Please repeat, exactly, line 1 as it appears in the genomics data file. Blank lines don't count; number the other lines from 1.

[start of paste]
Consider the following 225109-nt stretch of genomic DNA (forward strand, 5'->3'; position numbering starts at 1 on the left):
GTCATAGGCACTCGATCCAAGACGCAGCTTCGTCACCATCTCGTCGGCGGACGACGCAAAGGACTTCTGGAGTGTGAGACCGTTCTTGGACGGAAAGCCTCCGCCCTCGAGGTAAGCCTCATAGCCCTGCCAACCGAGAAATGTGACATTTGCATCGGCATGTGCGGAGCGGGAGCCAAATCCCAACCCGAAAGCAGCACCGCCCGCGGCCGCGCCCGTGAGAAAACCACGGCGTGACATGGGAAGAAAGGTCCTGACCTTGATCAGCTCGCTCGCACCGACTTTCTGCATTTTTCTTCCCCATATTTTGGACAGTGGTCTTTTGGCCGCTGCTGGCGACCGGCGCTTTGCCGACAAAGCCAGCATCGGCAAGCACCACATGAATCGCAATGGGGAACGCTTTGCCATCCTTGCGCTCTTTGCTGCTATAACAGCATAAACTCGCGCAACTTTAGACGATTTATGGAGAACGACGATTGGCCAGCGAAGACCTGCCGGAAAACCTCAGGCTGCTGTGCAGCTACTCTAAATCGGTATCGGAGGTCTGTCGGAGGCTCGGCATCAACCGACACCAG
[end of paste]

Consider the following 225109-nt stretch of genomic DNA (forward strand, 5'->3'; position numbering starts at 1 on the left):